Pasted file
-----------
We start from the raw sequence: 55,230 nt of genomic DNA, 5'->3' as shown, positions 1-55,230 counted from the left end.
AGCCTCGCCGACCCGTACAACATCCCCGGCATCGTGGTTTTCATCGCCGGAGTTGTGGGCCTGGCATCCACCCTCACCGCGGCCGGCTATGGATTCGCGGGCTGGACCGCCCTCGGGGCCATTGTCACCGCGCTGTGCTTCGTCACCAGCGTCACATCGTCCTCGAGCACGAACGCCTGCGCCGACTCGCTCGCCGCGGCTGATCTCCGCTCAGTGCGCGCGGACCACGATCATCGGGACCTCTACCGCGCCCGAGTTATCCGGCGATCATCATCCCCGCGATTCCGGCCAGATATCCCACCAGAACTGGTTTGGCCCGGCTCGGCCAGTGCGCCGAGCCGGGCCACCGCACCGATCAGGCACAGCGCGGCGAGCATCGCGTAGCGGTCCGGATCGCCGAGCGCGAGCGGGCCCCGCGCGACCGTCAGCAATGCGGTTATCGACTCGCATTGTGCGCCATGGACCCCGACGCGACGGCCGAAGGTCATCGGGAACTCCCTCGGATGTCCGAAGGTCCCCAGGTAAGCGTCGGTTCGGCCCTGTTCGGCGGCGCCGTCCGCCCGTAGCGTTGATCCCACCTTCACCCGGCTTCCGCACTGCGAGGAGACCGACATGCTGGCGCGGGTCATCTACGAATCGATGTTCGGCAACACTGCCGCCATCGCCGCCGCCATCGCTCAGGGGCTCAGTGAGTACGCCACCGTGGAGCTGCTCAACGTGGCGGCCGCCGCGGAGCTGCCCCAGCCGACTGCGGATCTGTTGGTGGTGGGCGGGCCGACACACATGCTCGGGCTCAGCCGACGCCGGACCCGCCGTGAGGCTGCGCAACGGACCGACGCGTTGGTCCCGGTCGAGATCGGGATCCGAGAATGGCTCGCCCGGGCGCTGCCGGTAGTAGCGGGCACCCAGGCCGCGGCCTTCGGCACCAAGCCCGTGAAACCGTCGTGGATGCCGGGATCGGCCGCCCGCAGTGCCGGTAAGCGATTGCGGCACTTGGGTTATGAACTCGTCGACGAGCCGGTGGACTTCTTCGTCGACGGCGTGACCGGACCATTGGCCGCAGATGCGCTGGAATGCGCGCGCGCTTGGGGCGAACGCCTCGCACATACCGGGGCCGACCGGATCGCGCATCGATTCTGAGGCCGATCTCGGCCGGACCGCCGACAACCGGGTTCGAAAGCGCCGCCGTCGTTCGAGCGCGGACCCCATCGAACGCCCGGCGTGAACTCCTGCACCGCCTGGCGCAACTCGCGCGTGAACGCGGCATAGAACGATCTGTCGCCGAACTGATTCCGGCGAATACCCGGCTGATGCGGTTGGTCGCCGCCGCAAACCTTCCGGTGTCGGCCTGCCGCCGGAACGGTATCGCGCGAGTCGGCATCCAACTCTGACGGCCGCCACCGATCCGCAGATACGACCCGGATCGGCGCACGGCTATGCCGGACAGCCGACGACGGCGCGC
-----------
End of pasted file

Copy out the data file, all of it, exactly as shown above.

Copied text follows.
We start from the raw sequence: 55,230 nt of genomic DNA, 5'->3' as shown, positions 1-55,230 counted from the left end.
AGCCTCGCCGACCCGTACAACATCCCCGGCATCGTGGTTTTCATCGCCGGAGTTGTGGGCCTGGCATCCACCCTCACCGCGGCCGGCTATGGATTCGCGGGCTGGACCGCCCTCGGGGCCATTGTCACCGCGCTGTGCTTCGTCACCAGCGTCACATCGTCCTCGAGCACGAACGCCTGCGCCGACTCGCTCGCCGCGGCTGATCTCCGCTCAGTGCGCGCGGACCACGATCATCGGGACCTCTACCGCGCCCGAGTTATCCGGCGATCATCATCCCCGCGATTCCGGCCAGATATCCCACCAGAACTGGTTTGGCCCGGCTCGGCCAGTGCGCCGAGCCGGGCCACCGCACCGATCAGGCACAGCGCGGCGAGCATCGCGTAGCGGTCCGGATCGCCGAGCGCGAGCGGGCCCCGCGCGACCGTCAGCAATGCGGTTATCGACTCGCATTGTGCGCCATGGACCCCGACGCGACGGCCGAAGGTCATCGGGAACTCCCTCGGATGTCCGAAGGTCCCCAGGTAAGCGTCGGTTCGGCCCTGTTCGGCGGCGCCGTCCGCCCGTAGCGTTGATCCCACCTTCACCCGGCTTCCGCACTGCGAGGAGACCGACATGCTGGCGCGGGTCATCTACGAATCGATGTTCGGCAACACTGCCGCCATCGCCGCCGCCATCGCTCAGGGGCTCAGTGAGTACGCCACCGTGGAGCTGCTCAACGTGGCGGCCGCCGCGGAGCTGCCCCAGCCGACTGCGGATCTGTTGGTGGTGGGCGGGCCGACACACATGCTCGGGCTCAGCCGACGCCGGACCCGCCGTGAGGCTGCGCAACGGACCGACGCGTTGGTCCCGGTCGAGATCGGGATCCGAGAATGGCTCGCCCGGGCGCTGCCGGTAGTAGCGGGCACCCAGGCCGCGGCCTTCGGCACCAAGCCCGTGAAACCGTCGTGGATGCCGGGATCGGCCGCCCGCAGTGCCGGTAAGCGATTGCGGCACTTGGGTTATGAACTCGTCGACGAGCCGGTGGACTTCTTCGTCGACGGCGTGACCGGACCATTGGCCGCAGATGCGCTGGAATGCGCGCGCGCTTGGGGCGAACGCCTCGCACATACCGGGGCCGACCGGATCGCGCATCGATTCTGAGGCCGATCTCGGCCGGACCGCCGACAACCGGGTTCGAAAGCGCCGCCGTCGTTCGAGCGCGGACCCCATCGAACGCCCGGCGTGAACTCCTGCACCGCCTGGCGCAACTCGCGCGTGAACGCGGCATAGAACGATCTGTCGCCGAACTGATTCCGGCGAATACCCGGCTGATGCGGTTGGTCGCCGCCGCAAACCTTCCGGTGTCGGCCTGCCGCCGGAACGGTATCGCGCGAGTCGGCATCCAACTCTGACGGCCGCCACCGATCCGCAGATACGACCCGGATCGGCGCACGGCTATGCCGGACAGCCGACGACGGCGCGC